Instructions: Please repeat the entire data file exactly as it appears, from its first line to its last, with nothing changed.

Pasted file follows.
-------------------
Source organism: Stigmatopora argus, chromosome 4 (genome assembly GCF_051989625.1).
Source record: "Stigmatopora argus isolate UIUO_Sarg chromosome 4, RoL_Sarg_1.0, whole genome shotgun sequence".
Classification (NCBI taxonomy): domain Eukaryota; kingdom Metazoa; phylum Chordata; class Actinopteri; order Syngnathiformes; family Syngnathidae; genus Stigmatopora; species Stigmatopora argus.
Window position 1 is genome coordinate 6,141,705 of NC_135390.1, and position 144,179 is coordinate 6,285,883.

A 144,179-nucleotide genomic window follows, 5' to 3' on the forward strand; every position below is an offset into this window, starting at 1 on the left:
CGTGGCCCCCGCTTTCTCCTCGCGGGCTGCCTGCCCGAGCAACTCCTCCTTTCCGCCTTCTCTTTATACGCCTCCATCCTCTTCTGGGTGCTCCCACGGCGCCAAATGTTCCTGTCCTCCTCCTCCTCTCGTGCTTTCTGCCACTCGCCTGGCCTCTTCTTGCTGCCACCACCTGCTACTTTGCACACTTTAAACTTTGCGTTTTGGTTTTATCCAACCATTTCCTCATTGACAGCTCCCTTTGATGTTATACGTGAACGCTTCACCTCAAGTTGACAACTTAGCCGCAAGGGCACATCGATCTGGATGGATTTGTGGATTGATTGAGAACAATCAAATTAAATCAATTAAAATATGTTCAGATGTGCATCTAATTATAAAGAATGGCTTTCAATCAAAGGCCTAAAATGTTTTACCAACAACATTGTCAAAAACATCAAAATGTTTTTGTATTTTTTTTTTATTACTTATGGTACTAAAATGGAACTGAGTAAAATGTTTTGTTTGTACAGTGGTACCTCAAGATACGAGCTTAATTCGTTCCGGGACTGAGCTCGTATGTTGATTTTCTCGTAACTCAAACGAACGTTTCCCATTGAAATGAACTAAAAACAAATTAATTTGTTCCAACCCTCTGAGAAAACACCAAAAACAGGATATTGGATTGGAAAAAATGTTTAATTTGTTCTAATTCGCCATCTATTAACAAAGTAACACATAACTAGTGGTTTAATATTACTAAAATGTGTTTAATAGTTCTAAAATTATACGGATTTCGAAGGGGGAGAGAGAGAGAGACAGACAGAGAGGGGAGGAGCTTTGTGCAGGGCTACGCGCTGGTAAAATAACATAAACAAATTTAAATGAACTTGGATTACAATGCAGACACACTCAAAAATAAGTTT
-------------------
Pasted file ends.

Source organism: Stigmatopora argus, chromosome 4 (genome assembly GCF_051989625.1).
Source record: "Stigmatopora argus isolate UIUO_Sarg chromosome 4, RoL_Sarg_1.0, whole genome shotgun sequence".
Classification (NCBI taxonomy): domain Eukaryota; kingdom Metazoa; phylum Chordata; class Actinopteri; order Syngnathiformes; family Syngnathidae; genus Stigmatopora; species Stigmatopora argus.
Window position 1 is genome coordinate 6,141,705 of NC_135390.1, and position 144,179 is coordinate 6,285,883.

A 144,179-nucleotide genomic window follows, 5' to 3' on the forward strand; every position below is an offset into this window, starting at 1 on the left:
CGTGGCCCCCGCTTTCTCCTCGCGGGCTGCCTGCCCGAGCAACTCCTCCTTTCCGCCTTCTCTTTATACGCCTCCATCCTCTTCTGGGTGCTCCCACGGCGCCAAATGTTCCTGTCCTCCTCCTCCTCTCGTGCTTTCTGCCACTCGCCTGGCCTCTTCTTGCTGCCACCACCTGCTACTTTGCACACTTTAAACTTTGCGTTTTGGTTTTATCCAACCATTTCCTCATTGACAGCTCCCTTTGATGTTATACGTGAACGCTTCACCTCAAGTTGACAACTTAGCCGCAAGGGCACATCGATCTGGATGGATTTGTGGATTGATTGAGAACAATCAAATTAAATCAATTAAAATATGTTCAGATGTGCATCTAATTATAAAGAATGGCTTTCAATCAAAGGCCTAAAATGTTTTACCAACAACATTGTCAAAAACATCAAAATGTTTTTGTATTTTTTTTTTATTACTTATGGTACTAAAATGGAACTGAGTAAAATGTTTTGTTTGTACAGTGGTACCTCAAGATACGAGCTTAATTCGTTCCGGGACTGAGCTCGTATGTTGATTTTCTCGTAACTCAAACGAACGTTTCCCATTGAAATGAACTAAAAACAAATTAATTTGTTCCAACCCTCTGAGAAAACACCAAAAACAGGATATTGGATTGGAAAAAATGTTTAATTTGTTCTAATTCGCCATCTATTAACAAAGTAACACATAACTAGTGGTTTAATATTACTAAAATGTGTTTAATAGTTCTAAAATTATACGGATTTCGAAGGGGGAGAGAGAGAGAGACAGACAGAGAGGGGAGGAGCTTTGTGCAGGGCTACGCGCTGGTAAAATAACATAAACAAATTTAAATGAACTTGGATTACAATGCAGACACACTCAAAAATAAGTTT